Kochia scoparia L Schrader

[After Wilhelm Daniel Josef Koch, (1771-1849), German doctor and professor of botany and from Latin, scoparius = broom-like]

Physical description: It is a very dense, cypress-like bush which grows in the geographical zones spanning Central Asia and Japan. The stems are yellowish, glabrous, terete and ribbed. Leaves: simple, spiral, sessile, and without stipules. The blade is linear, glabrous, and small. The margin is entire.

Common names: Summer cypress, fire weed; fireball, Mexican firewood, tifu (Chinese).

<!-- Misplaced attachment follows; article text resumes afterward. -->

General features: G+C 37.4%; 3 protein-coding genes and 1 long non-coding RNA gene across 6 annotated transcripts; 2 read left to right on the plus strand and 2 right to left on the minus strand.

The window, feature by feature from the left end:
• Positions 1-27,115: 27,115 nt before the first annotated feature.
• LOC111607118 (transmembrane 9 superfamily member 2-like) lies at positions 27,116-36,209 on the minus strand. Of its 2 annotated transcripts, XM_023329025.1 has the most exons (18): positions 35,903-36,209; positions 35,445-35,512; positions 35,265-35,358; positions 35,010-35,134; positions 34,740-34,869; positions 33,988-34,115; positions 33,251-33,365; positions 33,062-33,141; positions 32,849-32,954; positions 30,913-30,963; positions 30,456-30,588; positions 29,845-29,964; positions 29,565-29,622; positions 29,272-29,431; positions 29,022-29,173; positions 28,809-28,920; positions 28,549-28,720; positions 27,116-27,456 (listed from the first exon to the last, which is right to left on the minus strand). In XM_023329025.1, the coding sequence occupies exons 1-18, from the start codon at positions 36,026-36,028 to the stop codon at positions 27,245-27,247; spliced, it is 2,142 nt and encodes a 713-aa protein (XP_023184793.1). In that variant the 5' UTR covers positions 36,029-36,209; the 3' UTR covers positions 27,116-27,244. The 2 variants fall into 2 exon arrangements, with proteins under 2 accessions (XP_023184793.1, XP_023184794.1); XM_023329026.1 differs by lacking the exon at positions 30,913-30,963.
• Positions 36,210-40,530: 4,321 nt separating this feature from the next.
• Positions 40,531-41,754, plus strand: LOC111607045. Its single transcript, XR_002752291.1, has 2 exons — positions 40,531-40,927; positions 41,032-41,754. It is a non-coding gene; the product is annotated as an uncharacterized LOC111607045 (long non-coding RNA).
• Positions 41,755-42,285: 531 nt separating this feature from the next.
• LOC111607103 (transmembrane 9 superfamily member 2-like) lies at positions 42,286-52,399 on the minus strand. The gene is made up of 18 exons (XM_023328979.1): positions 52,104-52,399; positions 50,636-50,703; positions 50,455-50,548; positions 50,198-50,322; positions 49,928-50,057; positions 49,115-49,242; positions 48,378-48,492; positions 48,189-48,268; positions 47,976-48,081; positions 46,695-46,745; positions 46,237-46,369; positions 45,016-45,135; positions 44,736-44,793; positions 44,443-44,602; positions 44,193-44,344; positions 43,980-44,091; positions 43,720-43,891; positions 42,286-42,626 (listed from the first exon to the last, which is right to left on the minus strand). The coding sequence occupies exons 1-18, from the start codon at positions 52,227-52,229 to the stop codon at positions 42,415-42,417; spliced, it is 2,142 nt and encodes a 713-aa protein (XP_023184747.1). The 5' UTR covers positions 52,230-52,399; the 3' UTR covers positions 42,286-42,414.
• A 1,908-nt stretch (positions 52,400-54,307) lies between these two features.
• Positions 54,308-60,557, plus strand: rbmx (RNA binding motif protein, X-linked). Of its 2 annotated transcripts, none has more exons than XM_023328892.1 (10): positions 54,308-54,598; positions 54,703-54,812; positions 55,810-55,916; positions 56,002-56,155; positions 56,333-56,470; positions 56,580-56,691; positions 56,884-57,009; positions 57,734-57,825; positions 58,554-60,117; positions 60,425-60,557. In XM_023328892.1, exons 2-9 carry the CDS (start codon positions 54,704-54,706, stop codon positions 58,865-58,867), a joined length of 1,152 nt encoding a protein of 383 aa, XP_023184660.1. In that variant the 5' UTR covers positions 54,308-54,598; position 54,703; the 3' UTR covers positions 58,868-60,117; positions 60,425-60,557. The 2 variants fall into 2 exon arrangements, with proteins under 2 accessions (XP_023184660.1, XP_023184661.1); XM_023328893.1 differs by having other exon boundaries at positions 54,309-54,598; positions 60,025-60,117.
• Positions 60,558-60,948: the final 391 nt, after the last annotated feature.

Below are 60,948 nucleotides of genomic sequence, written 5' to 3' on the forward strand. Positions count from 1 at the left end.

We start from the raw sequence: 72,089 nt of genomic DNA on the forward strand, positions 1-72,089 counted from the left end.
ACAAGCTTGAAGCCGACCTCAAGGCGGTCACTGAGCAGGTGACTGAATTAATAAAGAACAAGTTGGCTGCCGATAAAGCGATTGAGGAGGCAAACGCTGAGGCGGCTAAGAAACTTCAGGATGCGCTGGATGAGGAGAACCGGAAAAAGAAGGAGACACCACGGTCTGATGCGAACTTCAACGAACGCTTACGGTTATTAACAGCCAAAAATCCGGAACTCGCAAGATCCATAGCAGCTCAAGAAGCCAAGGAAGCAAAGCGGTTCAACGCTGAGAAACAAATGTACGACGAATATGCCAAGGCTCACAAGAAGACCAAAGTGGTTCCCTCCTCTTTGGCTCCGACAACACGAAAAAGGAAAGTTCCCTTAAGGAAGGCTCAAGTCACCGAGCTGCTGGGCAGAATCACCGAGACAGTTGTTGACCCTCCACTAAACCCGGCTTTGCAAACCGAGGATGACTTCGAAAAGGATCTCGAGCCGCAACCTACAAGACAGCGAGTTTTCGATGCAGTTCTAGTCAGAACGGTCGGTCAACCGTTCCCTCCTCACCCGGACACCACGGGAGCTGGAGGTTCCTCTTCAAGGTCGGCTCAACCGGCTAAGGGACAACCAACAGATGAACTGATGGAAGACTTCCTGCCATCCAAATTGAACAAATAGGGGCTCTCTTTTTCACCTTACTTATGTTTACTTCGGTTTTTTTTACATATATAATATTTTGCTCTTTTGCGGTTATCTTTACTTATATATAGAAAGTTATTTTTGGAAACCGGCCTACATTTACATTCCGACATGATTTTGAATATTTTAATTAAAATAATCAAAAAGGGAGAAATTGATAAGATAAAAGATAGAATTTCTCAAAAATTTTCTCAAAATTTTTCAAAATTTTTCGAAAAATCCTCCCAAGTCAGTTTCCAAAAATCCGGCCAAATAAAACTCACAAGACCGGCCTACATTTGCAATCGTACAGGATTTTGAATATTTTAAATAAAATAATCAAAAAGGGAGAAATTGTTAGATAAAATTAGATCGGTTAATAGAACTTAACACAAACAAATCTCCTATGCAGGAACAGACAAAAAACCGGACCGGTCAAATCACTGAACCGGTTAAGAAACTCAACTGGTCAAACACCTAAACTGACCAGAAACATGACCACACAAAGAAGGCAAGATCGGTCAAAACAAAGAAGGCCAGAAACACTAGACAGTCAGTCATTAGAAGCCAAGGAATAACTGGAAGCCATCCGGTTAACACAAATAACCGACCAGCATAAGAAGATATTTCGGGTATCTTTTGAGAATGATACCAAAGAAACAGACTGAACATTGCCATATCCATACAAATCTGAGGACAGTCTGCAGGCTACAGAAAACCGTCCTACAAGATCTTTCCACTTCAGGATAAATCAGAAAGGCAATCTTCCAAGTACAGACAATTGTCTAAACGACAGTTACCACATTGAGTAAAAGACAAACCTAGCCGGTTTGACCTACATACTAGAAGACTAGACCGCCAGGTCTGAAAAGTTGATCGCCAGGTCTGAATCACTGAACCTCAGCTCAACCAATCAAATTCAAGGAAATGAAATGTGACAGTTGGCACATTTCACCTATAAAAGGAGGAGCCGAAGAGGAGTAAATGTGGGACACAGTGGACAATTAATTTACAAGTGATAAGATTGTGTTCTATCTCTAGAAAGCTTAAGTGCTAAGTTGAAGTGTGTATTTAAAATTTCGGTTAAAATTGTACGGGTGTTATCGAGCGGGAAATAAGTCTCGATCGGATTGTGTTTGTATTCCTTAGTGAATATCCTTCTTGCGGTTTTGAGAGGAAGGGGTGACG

The blade shows a single pair of secondary nerves visible from below only. The flowers are small and yellow (Fig. 61).

Uses: In China and Japan, the seeds of Kochia scoparia (L.) Schrader are eaten to promote urination, to invigorate health, and to treat scurvy, impo-tency, gonorrhea and kidney problems. A decoction of Kochia scoparia (L.) Schrader is drunk to counteract putrefaction and to promote urination. The aerial parts are used to treat digestive disorders.

Fig. 61. Kochia scoparia (L.) Schrader. From: KLU Herbarium 22097. Field Collector: G Murata. Geographical localization: Honshu, Pref. Hyogo: Oshio, Himeji-shi, seaside, Japan, 31 Oct 1971.
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